Jewish Organizations Should Respect Religious Jews

July 5, 2013 10:06 am 8 comments

The 92nd Street Y. Photo: Wikipedia.

In my youth, everyone had heard of the YMCA, the Young Men’s Christian Association. It was founded in 1844 “to put Christian principles into practice by developing a healthy body, mind and spirit.” And it spread around the world. If you spend any time in Jerusalem, you cannot avoid the prominent YMCA building and tower. It was once the tallest landmark in West Jerusalem. Now it is dwarfed by apartment blocks, hotels, and office towers.

To a young Jewish boy fresh from the UK, the Jerusalem YMCA in the 1950s reeked of alien smells, sights, customs, and ideology. It was the Arnold of Rugby public school system transferred to the Middle East, a legacy of the British Mandate and colonialism. The indoor swimming pool was the only one in Jerusalem until the late, unlamented Presidents Hotel added a minute plunge pool. The YMCA pool in Jerusalem was not only segregated, but you had to swim in the nude.

The YMCA was founded to bring robust Christianity, directly and indirectly, to a world of young pagans. In my youth, almost wherever you travelled you were bound to find cheap YMCA hostels, and (to be fair) not too many evangelists. It was an institution, and it provided a great service for working- and middle-class men and women (although women had the Young Women’s Christian Association) away from home. It also provided social and cultural facilities. But the influence of the YMCA has fallen drastically. (Though there is still a large YMCA almost opposite where I live in New York City that is often patronized by Israeli youth groups coming to the city looking for convenient, cheap accommodations.)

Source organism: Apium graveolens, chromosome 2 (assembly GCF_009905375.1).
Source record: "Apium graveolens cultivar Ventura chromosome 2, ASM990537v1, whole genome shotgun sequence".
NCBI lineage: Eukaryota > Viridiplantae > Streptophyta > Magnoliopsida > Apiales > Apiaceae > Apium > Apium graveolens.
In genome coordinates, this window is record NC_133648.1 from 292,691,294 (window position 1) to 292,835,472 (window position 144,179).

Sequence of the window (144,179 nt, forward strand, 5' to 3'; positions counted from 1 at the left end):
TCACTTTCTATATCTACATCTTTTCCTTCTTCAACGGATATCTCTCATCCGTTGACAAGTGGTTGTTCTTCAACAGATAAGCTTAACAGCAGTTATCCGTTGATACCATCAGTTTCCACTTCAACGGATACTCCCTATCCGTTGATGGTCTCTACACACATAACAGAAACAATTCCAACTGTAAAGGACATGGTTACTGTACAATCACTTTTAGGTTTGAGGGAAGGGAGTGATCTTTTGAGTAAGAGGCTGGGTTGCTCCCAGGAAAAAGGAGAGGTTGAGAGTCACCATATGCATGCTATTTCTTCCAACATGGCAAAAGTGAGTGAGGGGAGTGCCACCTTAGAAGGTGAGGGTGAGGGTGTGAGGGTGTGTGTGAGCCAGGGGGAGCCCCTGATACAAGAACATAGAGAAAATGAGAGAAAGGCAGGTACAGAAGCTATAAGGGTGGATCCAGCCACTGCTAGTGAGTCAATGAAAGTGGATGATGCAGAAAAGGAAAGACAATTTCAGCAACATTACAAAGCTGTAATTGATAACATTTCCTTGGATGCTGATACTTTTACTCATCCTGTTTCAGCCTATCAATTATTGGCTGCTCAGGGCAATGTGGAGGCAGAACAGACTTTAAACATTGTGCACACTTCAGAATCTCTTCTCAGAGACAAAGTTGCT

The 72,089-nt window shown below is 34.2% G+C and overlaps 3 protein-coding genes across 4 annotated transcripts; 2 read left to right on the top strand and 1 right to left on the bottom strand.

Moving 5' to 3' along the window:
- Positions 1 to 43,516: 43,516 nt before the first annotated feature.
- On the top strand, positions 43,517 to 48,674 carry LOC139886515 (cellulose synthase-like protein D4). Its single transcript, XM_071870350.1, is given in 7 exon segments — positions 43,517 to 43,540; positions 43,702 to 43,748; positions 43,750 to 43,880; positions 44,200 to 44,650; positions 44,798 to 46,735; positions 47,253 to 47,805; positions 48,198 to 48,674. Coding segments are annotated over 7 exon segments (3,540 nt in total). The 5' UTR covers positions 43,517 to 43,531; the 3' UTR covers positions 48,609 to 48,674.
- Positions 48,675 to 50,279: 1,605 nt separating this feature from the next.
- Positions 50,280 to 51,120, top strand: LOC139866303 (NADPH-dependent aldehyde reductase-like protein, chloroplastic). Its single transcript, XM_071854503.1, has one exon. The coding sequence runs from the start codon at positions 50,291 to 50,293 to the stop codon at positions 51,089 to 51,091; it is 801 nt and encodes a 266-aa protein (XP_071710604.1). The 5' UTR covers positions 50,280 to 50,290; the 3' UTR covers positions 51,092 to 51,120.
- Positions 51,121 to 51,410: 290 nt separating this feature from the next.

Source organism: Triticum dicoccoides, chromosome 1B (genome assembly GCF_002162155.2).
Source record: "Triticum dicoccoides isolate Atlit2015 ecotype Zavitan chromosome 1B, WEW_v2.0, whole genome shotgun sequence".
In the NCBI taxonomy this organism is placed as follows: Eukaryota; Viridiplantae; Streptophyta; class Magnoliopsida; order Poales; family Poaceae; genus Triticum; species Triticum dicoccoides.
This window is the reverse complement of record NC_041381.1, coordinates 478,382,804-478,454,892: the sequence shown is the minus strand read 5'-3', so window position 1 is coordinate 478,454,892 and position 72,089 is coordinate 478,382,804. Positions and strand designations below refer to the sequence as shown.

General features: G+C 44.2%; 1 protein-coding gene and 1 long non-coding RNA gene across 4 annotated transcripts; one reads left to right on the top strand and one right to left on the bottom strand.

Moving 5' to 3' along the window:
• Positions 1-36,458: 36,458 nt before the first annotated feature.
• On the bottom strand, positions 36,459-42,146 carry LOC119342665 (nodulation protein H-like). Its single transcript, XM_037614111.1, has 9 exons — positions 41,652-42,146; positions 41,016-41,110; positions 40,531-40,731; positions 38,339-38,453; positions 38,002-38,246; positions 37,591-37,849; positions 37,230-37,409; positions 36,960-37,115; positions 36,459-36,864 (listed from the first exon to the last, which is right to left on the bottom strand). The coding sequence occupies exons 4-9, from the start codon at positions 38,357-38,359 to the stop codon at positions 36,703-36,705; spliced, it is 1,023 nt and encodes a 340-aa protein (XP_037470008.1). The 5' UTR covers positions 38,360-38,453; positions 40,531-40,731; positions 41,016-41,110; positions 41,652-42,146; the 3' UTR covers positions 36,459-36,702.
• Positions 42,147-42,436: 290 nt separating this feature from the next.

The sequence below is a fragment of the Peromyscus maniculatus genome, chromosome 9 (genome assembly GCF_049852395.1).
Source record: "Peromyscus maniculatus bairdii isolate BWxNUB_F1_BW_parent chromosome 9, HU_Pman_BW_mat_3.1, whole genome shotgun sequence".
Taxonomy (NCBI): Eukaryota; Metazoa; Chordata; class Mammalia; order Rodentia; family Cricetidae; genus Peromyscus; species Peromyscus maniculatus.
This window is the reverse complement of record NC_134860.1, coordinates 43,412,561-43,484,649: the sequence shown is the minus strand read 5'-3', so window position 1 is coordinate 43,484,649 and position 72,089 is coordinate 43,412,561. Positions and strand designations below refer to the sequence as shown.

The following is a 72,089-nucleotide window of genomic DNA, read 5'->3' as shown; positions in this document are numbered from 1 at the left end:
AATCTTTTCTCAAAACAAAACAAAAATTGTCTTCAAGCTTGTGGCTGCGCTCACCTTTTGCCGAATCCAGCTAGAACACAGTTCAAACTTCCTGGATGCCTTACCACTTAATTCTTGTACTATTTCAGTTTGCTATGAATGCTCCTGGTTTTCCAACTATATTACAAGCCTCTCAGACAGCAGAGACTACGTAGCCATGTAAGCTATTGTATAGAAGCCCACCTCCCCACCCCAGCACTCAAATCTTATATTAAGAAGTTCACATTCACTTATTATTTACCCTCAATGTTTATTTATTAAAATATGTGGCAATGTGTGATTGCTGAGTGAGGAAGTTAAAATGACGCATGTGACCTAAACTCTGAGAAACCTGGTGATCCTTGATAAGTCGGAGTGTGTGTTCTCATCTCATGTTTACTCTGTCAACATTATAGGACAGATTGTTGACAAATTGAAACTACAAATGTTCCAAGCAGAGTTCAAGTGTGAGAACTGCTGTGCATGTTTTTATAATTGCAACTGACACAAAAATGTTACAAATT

The Young Men’s Hebrew Association was established some ten years after the YMCA, in Baltimore, primarily to offer young immigrants an alternative to a Christian sporting and social atmosphere; it was a very secular organization and made no serious attempt to provide any Jewish content. Eventually the organization was largely absorbed by the Jewish Community Centers, but a few remained independent, and the most famous today is the 92nd Street Y in New York. It offers a very wide range of services including a first-rate cultural program with lectures and concerts, and nowadays it even has a rabbi on its staff. It is, in spirit and execution, primarily an organization for Jews more than a Jewish organization.

There is a reserved young lady in my community, still in high school, who tries her best to adhere to tradition. She is outstandingly good with children and helps in the weekly children’s services. She was accepted by the 92nd Street Y to join its team of paid helpers for its summer day camp. The program involves weekend work, which occasionally involves travelling on Shabbat. She did not want to break Shabbat. But whether rightly or wrongly, she feared for her job, and so she kept quiet. You might argue that if she cared enough about it, she should have refused to travel on Shabbat and accepted her fate. But she did not. Perhaps she reasoned that if a non-Jew drove, she could live with it. But when she got to the campsite, she was directed to start clearing it up, which obviously involved a lot of hard work.

I find it very sad that an organization founded to help Jews retain their identity, regardless of how inclusive or non-denominational, should be so insensitive, so unaware Jewishly. One can understand a non-Jewish organization not even considering the possibility that someone might want to keep Shabbat. But one founded by Jews and for Jews? We hear a lot nowadays in the Jewish world about religious coercion and fanatics imposing their standards on others. How about the reverse? Perhaps the organization will say that a junior official went beyond his brief, or that it was an unfortunate error of judgment, or as I have said that it was her fault for not speaking out. They might not be wrong, but still I find it sad.